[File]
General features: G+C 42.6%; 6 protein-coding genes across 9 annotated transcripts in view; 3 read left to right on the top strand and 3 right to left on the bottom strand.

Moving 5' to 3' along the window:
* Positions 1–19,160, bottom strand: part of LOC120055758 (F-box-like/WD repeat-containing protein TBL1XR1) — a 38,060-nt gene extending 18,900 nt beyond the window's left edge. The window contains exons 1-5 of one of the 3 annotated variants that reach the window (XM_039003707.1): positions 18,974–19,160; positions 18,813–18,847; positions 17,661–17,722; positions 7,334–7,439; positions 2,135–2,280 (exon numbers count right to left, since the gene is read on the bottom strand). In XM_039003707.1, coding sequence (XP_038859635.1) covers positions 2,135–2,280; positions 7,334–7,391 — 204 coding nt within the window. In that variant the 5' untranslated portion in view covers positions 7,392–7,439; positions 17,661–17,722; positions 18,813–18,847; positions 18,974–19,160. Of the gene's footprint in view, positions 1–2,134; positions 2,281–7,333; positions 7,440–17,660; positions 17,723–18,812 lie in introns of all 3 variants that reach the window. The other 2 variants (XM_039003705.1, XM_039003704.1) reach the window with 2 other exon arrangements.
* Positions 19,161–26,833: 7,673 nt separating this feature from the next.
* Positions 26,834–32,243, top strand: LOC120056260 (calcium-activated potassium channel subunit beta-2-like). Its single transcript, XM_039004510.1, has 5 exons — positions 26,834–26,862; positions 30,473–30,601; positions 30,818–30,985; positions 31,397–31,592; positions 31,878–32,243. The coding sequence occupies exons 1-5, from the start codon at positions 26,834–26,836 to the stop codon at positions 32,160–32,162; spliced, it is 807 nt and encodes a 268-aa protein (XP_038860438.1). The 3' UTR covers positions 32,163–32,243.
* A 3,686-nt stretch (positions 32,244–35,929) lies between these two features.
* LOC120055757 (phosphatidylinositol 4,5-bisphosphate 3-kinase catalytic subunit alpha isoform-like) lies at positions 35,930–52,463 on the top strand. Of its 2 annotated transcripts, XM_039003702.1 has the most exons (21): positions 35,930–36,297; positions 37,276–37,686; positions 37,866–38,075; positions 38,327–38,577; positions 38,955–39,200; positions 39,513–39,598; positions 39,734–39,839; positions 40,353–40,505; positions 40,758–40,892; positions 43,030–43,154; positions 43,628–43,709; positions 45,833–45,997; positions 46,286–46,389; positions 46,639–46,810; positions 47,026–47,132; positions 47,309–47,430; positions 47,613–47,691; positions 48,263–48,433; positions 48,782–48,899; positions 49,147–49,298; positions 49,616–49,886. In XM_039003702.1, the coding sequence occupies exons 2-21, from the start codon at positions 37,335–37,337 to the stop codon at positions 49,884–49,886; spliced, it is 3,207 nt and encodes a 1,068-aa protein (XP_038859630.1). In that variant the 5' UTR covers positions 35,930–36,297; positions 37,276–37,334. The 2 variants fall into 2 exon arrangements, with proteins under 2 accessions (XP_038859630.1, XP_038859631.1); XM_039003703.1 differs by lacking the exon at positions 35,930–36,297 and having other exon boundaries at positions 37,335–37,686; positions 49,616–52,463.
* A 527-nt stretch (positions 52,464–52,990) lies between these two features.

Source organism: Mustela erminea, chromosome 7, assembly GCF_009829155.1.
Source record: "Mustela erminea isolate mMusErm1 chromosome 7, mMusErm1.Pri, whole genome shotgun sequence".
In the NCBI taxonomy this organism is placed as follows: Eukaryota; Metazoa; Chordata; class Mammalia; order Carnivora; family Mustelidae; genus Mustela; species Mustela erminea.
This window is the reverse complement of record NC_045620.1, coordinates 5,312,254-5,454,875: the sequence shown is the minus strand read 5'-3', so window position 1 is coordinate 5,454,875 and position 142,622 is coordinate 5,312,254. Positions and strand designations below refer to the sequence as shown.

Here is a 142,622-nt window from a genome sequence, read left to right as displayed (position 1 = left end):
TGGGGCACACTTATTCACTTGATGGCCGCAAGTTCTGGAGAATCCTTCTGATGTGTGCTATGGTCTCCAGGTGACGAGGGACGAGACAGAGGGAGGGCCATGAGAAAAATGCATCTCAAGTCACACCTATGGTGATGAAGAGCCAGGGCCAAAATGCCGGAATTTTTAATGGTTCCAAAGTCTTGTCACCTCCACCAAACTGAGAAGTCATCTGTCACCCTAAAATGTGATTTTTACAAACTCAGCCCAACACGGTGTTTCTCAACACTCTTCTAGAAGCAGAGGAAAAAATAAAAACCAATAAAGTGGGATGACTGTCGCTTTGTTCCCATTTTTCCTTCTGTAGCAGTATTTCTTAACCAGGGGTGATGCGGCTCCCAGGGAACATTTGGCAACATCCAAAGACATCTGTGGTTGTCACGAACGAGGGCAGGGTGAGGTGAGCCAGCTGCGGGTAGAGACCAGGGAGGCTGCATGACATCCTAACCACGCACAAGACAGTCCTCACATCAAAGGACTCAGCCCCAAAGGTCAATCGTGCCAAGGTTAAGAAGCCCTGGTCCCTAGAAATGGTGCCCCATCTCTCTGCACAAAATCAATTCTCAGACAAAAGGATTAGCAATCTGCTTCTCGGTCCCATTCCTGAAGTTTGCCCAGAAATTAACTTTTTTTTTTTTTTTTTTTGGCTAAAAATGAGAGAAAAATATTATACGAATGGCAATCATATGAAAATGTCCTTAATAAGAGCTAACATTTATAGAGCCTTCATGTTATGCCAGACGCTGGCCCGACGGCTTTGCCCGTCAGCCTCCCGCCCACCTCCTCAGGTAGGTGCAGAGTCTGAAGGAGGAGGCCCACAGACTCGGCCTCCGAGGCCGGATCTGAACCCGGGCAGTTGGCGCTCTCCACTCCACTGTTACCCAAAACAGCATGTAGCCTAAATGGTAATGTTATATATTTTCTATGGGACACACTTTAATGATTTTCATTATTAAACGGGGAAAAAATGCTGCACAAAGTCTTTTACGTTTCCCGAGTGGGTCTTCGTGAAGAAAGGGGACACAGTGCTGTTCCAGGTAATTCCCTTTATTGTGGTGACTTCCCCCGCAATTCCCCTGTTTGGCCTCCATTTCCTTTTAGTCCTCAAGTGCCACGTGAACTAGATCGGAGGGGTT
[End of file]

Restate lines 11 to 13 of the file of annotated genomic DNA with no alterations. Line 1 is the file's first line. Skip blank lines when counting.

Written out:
In the NCBI taxonomy this organism is placed as follows: Eukaryota; Metazoa; Chordata; class Mammalia; order Carnivora; family Mustelidae; genus Mustela; species Mustela erminea.
This window is the reverse complement of record NC_045620.1, coordinates 5,312,254-5,454,875: the sequence shown is the minus strand read 5'-3', so window position 1 is coordinate 5,454,875 and position 142,622 is coordinate 5,312,254. Positions and strand designations below refer to the sequence as shown.

Here is a 142,622-nt window from a genome sequence, read left to right as displayed (position 1 = left end):